Summary of February 2003 Meeting of Roche Vitamins Community Advisory Panel

The Community Advisory Panel working with Roche Vitamins met on February 19, 2003. The meeting convened at 7:00 and was attended by Advisory Panel members and alternates Bud Allen, Kathy Belby, Jane Bullis, Judy Chamberlain, Peter Grogan, Andy Mark, Gary Meddaugh, Totsy Phillips, Dave Pritchard, Doug Smyth, Gary Wassel, Stan Wilkins and Joe Venesky. Jim Brandl and Jeff Wanko attended for Roche Vitamins, accompanied by Joe Gentile. Present as guests were Dr. Stanley Weiss of the University of Medicine and Dentistry of New Jersey and John and Vicky Scott. The meeting was facilitated by Steve Ross.


Steve Ross welcomed Joe Venesky as Dave Pritchard's new alternate, representing the White Twp. Environmental Commission and replacing Mike Grossmann, who has resigned from the WTEC. Steve also introduced Mr. and Mrs. John Scott, prospective residents of White Twp. who were attending as guests of Jane Bullis.

Chairman's Update

Chairman Gary Meddaugh reported that he had learned that an air monitoring station was being installed at the White Twp. Consolidated School. Bud Allen explained that a hydrogen sulfide monitor was being installed temporarily at the request of the Pollution Control Financing Authority's community advisory panel in response to odor issues related to the county landfill.

Chairman Meddaugh thanked Roche Vitamins for sponsoring his attendance and that of Dr. and Mrs. Zollinger, Jane Bullis and Betty Merring at the Chemistry Council of New Jersey's CAPFEST event.

Approval of January 2003 Meeting Summary

The Panel approved the January meeting summary.

Air Monitoring Reporting Format

Chairman Meddaugh reported that he was receiving EnviroPlan's raw data reports on the Warren County Air Monitoring Program.

The CAP agreed that Steve Ross should forward the reports electronically to the Warren-Northampton Regional Air Quality Advisory Panel.

Steve summarized the conceptual reporting format developed by the AirQAP for the WCAMP's summary results. The format compares monitoring data for sulfur dioxide, fine particles and volatile organics with health-based benchmark standards that have been adopted by the US EPA and the NJDEP, and notes the number of times a benchmark has been exceeded in a given month and over the course of the three-year monitoring program. It also compares Warren County air quality results with those for other parts of New Jersey that are part of NJDEP's statewide air monitoring activities and provides links to more detailed information and explanations about the monitoring results, including EnviroPlan's raw data reports.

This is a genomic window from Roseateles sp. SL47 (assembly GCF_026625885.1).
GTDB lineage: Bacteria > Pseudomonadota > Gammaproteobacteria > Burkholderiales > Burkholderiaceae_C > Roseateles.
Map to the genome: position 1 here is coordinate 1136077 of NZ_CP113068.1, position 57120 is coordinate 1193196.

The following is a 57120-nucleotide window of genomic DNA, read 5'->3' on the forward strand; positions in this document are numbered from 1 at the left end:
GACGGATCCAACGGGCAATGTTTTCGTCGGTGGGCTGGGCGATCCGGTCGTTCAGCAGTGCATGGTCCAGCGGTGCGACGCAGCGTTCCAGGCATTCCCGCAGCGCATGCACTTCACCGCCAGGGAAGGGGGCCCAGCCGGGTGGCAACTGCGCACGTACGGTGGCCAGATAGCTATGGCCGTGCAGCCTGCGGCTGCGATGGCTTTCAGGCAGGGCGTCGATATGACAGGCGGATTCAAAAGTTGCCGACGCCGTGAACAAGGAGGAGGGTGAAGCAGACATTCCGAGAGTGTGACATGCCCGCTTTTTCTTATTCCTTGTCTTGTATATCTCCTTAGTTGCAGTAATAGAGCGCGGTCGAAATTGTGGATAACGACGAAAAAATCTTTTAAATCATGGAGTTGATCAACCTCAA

The CAP approved the conceptual format.

Status of SEP 2 Asthma Study

Dr. Weiss showed the CAP the website reporting forms that will be used by students participating in the study. Students will report daily on their use of medications, asthma symptoms and peak flow rates as measured by their peak flow meters. The website can be accessed at CAP member Kathy Belby, a Registered Nurse, is one of three interviewers that UMDNJ is using in the study.

Study participants are receiving $1 a day for submitting their forms, which take about five minutes to fill out. There will be periodic pizza parties for participants, as well as lottery prizes and other incentives designed to maximize daily submittal of the forms.

So far, 25 students have enrolled in the study, with 10 more pending. Response rate from Belvidere High School has been disappointingly low and a surprising number of parents have declined to allow their children to be interviewed for the study. Dr. Weiss said that kids diagnosed with reactive airway disease were also eligible for the study, since this condition is the same as asthma. In addition, he is considering extending the study to children enrolled in grades K-4, subject to approval by the University's Institutional Review Board. Based on his survey, Dr. Weiss said about one in eight children have asthma and report symptoms in the past year.

Dr. Weiss reported that Roche has provided additional funding so the study can be extended through the end of the school year. Based on a survey of eligible children, it would not be practical to extend the study through the summer months. Bud Allen asked about adding a school in Upper Mt. Bethel Twp. to the study, since a resident there is a member of the AirQAP and has requested such a study, after succeeding in getting PADEP to install an SO2 monitor at the school. Dr. Weiss replied this would not be practical, since that monitoring station would not be measuring VOCs, as does the Belvidere High School monitoring station, and therefore asthma results in UMBT could not be correlated with those in Warren County.

The CAP recommended that the asthma study be extended to grades K-4 in order to boost the number of study participants.

Kathy Belby noted that she expected kids enrolled in the study to have fewer symptoms due to better use of medications and better education about exposure to sources of allergens, regardless of what pollution levels may exist.

New Issues for CAP Review

The CAP agreed to add land use issues as a new focus for the future. The Panel will also focus on ways to better inform the public about the air monitoring results and their significance, in coordination with the AirQAP.

At its March meeting, the CAP will discuss the monitoring results for chloroform that Roche obtained on site during its interim monitoring efforts and that the WCAMP have obtained since VOC monitoring began at Belvidere High School. Steve Ross and Gary Meddaugh will discuss other issues to propose to the CAP as potential focal points.

The meeting was adjourned at 9:10 P.M.